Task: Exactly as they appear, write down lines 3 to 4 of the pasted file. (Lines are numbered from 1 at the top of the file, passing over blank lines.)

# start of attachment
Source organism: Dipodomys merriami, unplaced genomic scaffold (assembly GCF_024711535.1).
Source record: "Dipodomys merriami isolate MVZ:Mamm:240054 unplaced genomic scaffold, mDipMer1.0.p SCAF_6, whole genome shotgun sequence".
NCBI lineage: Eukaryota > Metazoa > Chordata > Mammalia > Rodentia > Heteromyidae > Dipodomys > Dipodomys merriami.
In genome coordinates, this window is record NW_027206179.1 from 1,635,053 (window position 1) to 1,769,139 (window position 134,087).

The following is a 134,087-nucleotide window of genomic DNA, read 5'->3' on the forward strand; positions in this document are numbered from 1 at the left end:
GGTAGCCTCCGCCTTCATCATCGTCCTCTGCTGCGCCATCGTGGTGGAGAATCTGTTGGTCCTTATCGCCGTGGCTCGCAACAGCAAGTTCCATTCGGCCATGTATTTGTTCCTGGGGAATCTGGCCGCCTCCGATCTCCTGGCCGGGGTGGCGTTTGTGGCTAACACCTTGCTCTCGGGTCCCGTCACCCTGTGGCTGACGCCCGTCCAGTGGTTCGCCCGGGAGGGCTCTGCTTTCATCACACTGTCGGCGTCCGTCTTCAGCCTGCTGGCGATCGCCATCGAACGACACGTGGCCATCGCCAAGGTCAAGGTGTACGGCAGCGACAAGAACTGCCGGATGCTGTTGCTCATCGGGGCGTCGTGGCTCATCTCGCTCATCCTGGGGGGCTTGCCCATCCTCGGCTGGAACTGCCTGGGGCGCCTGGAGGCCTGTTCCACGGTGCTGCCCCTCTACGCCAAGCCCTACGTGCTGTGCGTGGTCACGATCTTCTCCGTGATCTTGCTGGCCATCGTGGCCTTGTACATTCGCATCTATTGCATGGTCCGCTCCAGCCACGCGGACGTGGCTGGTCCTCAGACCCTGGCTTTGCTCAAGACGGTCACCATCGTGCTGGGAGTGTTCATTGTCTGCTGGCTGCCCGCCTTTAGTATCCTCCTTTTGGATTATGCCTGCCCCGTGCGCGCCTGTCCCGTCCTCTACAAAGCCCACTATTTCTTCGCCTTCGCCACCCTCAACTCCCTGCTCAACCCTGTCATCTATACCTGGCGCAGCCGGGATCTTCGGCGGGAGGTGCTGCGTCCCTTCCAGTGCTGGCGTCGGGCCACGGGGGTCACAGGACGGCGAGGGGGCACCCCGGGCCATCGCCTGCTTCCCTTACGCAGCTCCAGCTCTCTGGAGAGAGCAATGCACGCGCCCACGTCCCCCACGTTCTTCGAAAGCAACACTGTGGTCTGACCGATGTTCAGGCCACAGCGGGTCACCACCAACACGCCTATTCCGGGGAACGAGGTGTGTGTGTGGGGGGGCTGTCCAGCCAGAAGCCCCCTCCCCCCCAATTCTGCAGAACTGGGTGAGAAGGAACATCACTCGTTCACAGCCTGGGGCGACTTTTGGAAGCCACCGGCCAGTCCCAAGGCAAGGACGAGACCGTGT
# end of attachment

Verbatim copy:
NCBI lineage: Eukaryota > Metazoa > Chordata > Mammalia > Rodentia > Heteromyidae > Dipodomys > Dipodomys merriami.
In genome coordinates, this window is record NW_027206179.1 from 1,635,053 (window position 1) to 1,769,139 (window position 134,087).